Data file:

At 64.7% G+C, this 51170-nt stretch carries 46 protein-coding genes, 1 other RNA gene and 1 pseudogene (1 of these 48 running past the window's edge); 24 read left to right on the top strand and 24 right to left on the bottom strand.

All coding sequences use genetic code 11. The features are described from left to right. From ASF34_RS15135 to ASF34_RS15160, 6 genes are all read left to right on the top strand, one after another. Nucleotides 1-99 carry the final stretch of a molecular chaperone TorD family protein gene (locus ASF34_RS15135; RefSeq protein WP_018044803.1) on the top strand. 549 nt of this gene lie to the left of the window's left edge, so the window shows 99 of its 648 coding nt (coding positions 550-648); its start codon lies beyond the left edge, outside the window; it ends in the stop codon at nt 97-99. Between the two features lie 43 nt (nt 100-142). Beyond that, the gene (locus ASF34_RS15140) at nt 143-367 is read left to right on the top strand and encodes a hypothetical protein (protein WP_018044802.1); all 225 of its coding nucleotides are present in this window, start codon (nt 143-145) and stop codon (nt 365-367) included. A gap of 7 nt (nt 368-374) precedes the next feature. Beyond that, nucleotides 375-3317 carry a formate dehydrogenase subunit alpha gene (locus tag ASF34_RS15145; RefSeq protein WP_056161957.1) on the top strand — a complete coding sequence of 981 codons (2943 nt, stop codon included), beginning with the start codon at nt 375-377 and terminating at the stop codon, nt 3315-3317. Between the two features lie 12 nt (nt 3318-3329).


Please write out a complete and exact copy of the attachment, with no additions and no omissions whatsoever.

At 64.7% G+C, this 51170-nt stretch carries 46 protein-coding genes, 1 other RNA gene and 1 pseudogene (1 of these 48 running past the window's edge); 24 read left to right on the top strand and 24 right to left on the bottom strand.

All coding sequences use genetic code 11. The features are described from left to right. From ASF34_RS15135 to ASF34_RS15160, 6 genes are all read left to right on the top strand, one after another. Nucleotides 1-99 carry the final stretch of a molecular chaperone TorD family protein gene (locus ASF34_RS15135; RefSeq protein WP_018044803.1) on the top strand. 549 nt of this gene lie to the left of the window's left edge, so the window shows 99 of its 648 coding nt (coding positions 550-648); its start codon lies beyond the left edge, outside the window; it ends in the stop codon at nt 97-99. Between the two features lie 43 nt (nt 100-142). Beyond that, the gene (locus ASF34_RS15140) at nt 143-367 is read left to right on the top strand and encodes a hypothetical protein (protein WP_018044802.1); all 225 of its coding nucleotides are present in this window, start codon (nt 143-145) and stop codon (nt 365-367) included. A gap of 7 nt (nt 368-374) precedes the next feature. Beyond that, nucleotides 375-3317 carry a formate dehydrogenase subunit alpha gene (locus tag ASF34_RS15145; RefSeq protein WP_056161957.1) on the top strand — a complete coding sequence of 981 codons (2943 nt, stop codon included), beginning with the start codon at nt 375-377 and terminating at the stop codon, nt 3315-3317. Between the two features lie 12 nt (nt 3318-3329).